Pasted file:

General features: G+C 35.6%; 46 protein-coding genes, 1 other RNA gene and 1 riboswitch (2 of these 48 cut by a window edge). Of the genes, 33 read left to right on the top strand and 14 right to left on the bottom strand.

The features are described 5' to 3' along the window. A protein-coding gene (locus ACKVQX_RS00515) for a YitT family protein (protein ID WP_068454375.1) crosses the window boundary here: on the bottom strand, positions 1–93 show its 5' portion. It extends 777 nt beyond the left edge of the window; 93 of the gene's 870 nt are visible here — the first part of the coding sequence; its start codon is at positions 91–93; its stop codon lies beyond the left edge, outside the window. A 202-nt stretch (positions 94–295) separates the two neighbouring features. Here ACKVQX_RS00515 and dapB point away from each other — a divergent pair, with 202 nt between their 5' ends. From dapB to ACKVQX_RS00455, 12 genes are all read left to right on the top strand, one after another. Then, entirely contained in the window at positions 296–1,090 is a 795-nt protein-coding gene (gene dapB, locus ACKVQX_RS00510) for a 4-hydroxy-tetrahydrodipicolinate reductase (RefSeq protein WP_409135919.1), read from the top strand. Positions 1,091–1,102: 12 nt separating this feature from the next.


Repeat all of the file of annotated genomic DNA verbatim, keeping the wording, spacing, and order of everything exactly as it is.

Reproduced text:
General features: G+C 35.6%; 46 protein-coding genes, 1 other RNA gene and 1 riboswitch (2 of these 48 cut by a window edge). Of the genes, 33 read left to right on the top strand and 14 right to left on the bottom strand.

The features are described 5' to 3' along the window. A protein-coding gene (locus ACKVQX_RS00515) for a YitT family protein (protein ID WP_068454375.1) crosses the window boundary here: on the bottom strand, positions 1–93 show its 5' portion. It extends 777 nt beyond the left edge of the window; 93 of the gene's 870 nt are visible here — the first part of the coding sequence; its start codon is at positions 91–93; its stop codon lies beyond the left edge, outside the window. A 202-nt stretch (positions 94–295) separates the two neighbouring features. Here ACKVQX_RS00515 and dapB point away from each other — a divergent pair, with 202 nt between their 5' ends. From dapB to ACKVQX_RS00455, 12 genes are all read left to right on the top strand, one after another. Then, entirely contained in the window at positions 296–1,090 is a 795-nt protein-coding gene (gene dapB, locus ACKVQX_RS00510) for a 4-hydroxy-tetrahydrodipicolinate reductase (RefSeq protein WP_409135919.1), read from the top strand. Positions 1,091–1,102: 12 nt separating this feature from the next.